Select language:

Inga Mangus: "Russian is our Priority"

 /  / Russkiy Mir Foundation / Publications / Inga Mangus: "Russian is our Priority"

Inga Mangus: "Russian is our Priority"

22.09.2015


The number of Russian-speaking children who have to study exclusively in Estonian in schools in the country is increasing. At the same time, in Russian schools the number of “immersion classes”, where teaching is conducted entirely in Estonian, is on the rise. Russian-speaking parents are more and more often having to deal with a difficult question: How can they preserve their child’s linguistic, cultural and historical identity in circumstances where they use their first language increasingly rarely. Inga Mangus, director of the Pushkin Institute Russian School in Tallinn, spoke of this question with journalists at the Reval Media Agency news portal.

- How long has your school been in operation?

- More than 10 years.

- And how did the idea for the school come about?

- When my children started going to an Estonian school here, I became concerned what would happen to their Russian-language abilities, and indeed what would happen to all our Russian cultural baggage. First I tried to give them additional lessons myself at home, but some days I wouldnt have enough times, other days I would be too tired. Something or other would always come up. So I hired a home tutor. Then I started inviting the children of neighbouring Russian-speakers. Then, well, one thing led to another and we already had around 90 children in our school.

- How often do the lessons run?

- On Saturdays and Sundays, with children divided into separate age groups. Each class studies four academic hours a day. In the end they study more hours here than children do in regular schools.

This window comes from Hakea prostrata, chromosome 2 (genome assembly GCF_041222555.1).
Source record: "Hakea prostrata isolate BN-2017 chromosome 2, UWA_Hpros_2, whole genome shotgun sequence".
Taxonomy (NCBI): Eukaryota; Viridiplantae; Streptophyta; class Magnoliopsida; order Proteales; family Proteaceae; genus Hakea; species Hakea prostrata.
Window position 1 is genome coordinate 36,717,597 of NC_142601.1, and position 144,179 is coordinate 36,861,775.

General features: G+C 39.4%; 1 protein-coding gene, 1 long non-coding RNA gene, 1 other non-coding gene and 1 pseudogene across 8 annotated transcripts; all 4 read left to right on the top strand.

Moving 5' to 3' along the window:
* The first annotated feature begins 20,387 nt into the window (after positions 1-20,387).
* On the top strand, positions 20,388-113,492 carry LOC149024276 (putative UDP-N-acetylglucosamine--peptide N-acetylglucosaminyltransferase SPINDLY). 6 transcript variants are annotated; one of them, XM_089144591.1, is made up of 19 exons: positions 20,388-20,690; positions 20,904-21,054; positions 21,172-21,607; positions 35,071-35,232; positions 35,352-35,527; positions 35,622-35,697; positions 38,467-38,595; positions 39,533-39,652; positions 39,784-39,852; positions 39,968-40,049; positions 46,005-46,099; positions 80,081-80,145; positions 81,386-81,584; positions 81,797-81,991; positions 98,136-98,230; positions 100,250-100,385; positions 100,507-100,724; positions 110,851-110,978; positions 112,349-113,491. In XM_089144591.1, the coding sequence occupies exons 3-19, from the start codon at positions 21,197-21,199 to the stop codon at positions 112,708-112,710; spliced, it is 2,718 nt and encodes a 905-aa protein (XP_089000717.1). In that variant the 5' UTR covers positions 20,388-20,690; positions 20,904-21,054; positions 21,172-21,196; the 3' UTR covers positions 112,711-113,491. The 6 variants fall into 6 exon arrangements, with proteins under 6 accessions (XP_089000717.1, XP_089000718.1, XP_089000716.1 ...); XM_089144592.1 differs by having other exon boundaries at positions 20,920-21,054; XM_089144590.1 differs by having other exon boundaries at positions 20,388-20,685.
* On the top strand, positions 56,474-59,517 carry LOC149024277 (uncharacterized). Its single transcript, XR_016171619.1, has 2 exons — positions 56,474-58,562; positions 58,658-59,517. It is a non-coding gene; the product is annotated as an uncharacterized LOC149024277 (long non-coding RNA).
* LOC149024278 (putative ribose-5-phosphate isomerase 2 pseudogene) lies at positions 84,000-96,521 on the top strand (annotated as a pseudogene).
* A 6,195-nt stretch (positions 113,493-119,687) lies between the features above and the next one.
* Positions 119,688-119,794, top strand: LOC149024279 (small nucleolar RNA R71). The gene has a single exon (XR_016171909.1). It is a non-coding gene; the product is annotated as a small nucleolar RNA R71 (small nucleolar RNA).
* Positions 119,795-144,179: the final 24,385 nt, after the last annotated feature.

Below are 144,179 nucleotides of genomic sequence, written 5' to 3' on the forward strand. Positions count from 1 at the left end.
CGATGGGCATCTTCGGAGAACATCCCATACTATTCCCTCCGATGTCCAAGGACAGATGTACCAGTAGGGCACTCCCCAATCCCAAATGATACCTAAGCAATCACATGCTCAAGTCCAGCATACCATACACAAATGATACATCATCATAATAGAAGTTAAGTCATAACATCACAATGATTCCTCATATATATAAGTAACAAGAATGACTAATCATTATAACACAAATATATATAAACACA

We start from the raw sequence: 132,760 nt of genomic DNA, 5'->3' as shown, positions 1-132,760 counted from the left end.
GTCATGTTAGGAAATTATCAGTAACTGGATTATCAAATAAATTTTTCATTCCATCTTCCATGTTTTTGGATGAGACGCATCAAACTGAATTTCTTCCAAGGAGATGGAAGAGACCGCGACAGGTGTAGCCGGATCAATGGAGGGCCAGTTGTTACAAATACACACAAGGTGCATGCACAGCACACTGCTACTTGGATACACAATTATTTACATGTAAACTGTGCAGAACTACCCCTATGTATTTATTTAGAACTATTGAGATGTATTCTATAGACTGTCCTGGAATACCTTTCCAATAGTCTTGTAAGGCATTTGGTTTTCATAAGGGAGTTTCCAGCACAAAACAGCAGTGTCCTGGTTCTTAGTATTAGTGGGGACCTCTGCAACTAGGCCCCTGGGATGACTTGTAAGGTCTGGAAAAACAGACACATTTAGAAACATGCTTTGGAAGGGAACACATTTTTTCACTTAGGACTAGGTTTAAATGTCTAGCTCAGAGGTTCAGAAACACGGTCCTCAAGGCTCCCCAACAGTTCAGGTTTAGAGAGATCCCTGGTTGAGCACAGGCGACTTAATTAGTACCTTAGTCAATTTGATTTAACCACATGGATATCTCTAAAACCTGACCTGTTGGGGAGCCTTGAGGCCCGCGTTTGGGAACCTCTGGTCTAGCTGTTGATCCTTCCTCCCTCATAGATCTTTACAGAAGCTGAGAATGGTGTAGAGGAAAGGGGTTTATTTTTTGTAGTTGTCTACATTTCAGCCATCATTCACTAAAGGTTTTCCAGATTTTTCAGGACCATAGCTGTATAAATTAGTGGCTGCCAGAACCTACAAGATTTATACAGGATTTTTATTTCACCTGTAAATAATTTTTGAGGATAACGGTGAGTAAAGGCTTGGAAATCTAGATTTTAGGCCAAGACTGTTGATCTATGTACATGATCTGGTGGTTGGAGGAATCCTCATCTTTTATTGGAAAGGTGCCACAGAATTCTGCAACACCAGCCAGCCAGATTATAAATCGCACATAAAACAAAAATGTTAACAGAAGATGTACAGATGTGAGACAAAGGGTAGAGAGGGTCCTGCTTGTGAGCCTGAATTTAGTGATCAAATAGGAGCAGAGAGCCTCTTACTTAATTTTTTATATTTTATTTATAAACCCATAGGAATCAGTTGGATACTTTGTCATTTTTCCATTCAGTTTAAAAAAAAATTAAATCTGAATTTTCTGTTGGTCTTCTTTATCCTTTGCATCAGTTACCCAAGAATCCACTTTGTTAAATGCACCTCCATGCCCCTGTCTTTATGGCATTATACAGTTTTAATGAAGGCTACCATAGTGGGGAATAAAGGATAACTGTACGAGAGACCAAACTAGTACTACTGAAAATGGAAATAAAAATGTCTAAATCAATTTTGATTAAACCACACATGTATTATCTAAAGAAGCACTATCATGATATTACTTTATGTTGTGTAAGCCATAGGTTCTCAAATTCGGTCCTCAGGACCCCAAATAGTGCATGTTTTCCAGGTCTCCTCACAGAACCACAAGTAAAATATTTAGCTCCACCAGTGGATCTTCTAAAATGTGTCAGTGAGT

- So its like a Sunday school?

- We prefer to call it an extra-curricular school. Its more accurate. Of course Russian language is the priority here. But we also help them develop their speech, and study Russian literature, history and culture. Basically everything that Russian children dont get enough of in the state-schooling system here in Estonia.

- What problems do your children have? What are the characteristics of a typical client of your school?

- 90% of our students are the children of Russian-speaking parents who study in state schools where lessons are conducted in Estonian. Their main problem… Well, to put it briefly, its a total lack of writing skills. They simply cannot write in Russian. They also have a very small vocabulary, read with difficulty, and lack the kind of cultural background with which we grew up (proverbs, sayings, phrases from films and cartoons, famous literary and film heroes)

- What are the parents doing?

- Parents have many different circumstances. Some of them see the problem, but dont have the time to give to it. They put it off till tomorrow. Some of them dont even see the problem, and think their children will start studying in Russian from, say, the next academic year. But its an Estonian school, and they only start studying Russian as a foreign language from the sixth year. Others feel sorry for their children and dont want to burden them with extra tuition. Still others are too lazy to drive their children to school on the weekends. There are lots of different reasons. The breaking point usually comes when the parents suddenly realise that their child cannot read an elementary text in Russian, or cant send an SMS or write a note. Most of the children who come to us are secondary school age, but they can be as old as 17.

- Do you have a special curriculum? What methodology do you use with such children?

- Yes, we have a curriculum. Our school is registered with the Ministry of Education and Science in Estonia. We even have a special textbook and workbook for this kind of children – Tere, Russky Yazyk! Its the only textbook of its kind in Estonia, and it starts from the sixth school year. We wrote it based on our observations from the school. Now weve published a second level Tere, Russky Yazyk 2! which takes children up to the ninth school year.